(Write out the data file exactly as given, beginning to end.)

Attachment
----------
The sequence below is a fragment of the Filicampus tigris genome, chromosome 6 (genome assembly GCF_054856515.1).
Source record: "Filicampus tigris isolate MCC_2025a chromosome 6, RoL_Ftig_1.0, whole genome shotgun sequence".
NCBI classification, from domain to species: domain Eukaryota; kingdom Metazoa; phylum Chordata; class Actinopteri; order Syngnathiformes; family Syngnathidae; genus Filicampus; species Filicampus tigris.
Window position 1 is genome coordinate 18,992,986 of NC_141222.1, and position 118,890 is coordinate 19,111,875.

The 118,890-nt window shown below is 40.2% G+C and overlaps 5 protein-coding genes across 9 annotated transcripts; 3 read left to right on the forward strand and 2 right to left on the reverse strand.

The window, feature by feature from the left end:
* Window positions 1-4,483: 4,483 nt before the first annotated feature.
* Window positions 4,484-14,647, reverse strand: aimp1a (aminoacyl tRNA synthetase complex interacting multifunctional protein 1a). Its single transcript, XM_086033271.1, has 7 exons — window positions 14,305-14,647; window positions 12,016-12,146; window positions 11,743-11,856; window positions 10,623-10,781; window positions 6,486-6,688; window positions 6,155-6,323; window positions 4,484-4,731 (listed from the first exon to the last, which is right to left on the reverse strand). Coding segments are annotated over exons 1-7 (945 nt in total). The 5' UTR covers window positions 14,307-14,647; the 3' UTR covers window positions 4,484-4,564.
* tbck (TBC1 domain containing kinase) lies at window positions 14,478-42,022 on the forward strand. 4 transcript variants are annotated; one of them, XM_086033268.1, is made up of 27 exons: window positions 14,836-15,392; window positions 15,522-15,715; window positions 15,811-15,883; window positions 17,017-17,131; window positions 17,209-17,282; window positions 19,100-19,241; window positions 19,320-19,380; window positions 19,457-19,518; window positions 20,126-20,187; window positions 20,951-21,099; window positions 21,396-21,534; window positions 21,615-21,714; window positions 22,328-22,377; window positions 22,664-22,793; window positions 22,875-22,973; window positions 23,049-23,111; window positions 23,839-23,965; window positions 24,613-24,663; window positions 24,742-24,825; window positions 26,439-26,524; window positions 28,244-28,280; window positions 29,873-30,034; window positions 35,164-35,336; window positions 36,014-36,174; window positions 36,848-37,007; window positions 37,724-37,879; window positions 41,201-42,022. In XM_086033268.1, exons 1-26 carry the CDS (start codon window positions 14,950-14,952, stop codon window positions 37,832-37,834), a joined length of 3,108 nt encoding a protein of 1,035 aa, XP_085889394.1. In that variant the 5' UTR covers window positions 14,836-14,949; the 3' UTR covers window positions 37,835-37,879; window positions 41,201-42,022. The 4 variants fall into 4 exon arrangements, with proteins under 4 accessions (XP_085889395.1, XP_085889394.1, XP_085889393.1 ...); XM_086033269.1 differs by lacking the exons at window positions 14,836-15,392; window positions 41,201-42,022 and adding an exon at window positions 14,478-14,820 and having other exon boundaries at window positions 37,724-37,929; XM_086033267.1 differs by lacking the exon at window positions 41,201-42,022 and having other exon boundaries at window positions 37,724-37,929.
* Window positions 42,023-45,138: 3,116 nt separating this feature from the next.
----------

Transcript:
The sequence below is a fragment of the Filicampus tigris genome, chromosome 6 (genome assembly GCF_054856515.1).
Source record: "Filicampus tigris isolate MCC_2025a chromosome 6, RoL_Ftig_1.0, whole genome shotgun sequence".
NCBI classification, from domain to species: domain Eukaryota; kingdom Metazoa; phylum Chordata; class Actinopteri; order Syngnathiformes; family Syngnathidae; genus Filicampus; species Filicampus tigris.
Window position 1 is genome coordinate 18,992,986 of NC_141222.1, and position 118,890 is coordinate 19,111,875.

The 118,890-nt window shown below is 40.2% G+C and overlaps 5 protein-coding genes across 9 annotated transcripts; 3 read left to right on the forward strand and 2 right to left on the reverse strand.

The window, feature by feature from the left end:
* Window positions 1-4,483: 4,483 nt before the first annotated feature.
* Window positions 4,484-14,647, reverse strand: aimp1a (aminoacyl tRNA synthetase complex interacting multifunctional protein 1a). Its single transcript, XM_086033271.1, has 7 exons — window positions 14,305-14,647; window positions 12,016-12,146; window positions 11,743-11,856; window positions 10,623-10,781; window positions 6,486-6,688; window positions 6,155-6,323; window positions 4,484-4,731 (listed from the first exon to the last, which is right to left on the reverse strand). Coding segments are annotated over exons 1-7 (945 nt in total). The 5' UTR covers window positions 14,307-14,647; the 3' UTR covers window positions 4,484-4,564.
* tbck (TBC1 domain containing kinase) lies at window positions 14,478-42,022 on the forward strand. 4 transcript variants are annotated; one of them, XM_086033268.1, is made up of 27 exons: window positions 14,836-15,392; window positions 15,522-15,715; window positions 15,811-15,883; window positions 17,017-17,131; window positions 17,209-17,282; window positions 19,100-19,241; window positions 19,320-19,380; window positions 19,457-19,518; window positions 20,126-20,187; window positions 20,951-21,099; window positions 21,396-21,534; window positions 21,615-21,714; window positions 22,328-22,377; window positions 22,664-22,793; window positions 22,875-22,973; window positions 23,049-23,111; window positions 23,839-23,965; window positions 24,613-24,663; window positions 24,742-24,825; window positions 26,439-26,524; window positions 28,244-28,280; window positions 29,873-30,034; window positions 35,164-35,336; window positions 36,014-36,174; window positions 36,848-37,007; window positions 37,724-37,879; window positions 41,201-42,022. In XM_086033268.1, exons 1-26 carry the CDS (start codon window positions 14,950-14,952, stop codon window positions 37,832-37,834), a joined length of 3,108 nt encoding a protein of 1,035 aa, XP_085889394.1. In that variant the 5' UTR covers window positions 14,836-14,949; the 3' UTR covers window positions 37,835-37,879; window positions 41,201-42,022. The 4 variants fall into 4 exon arrangements, with proteins under 4 accessions (XP_085889395.1, XP_085889394.1, XP_085889393.1 ...); XM_086033269.1 differs by lacking the exons at window positions 14,836-15,392; window positions 41,201-42,022 and adding an exon at window positions 14,478-14,820 and having other exon boundaries at window positions 37,724-37,929; XM_086033267.1 differs by lacking the exon at window positions 41,201-42,022 and having other exon boundaries at window positions 37,724-37,929.
* Window positions 42,023-45,138: 3,116 nt separating this feature from the next.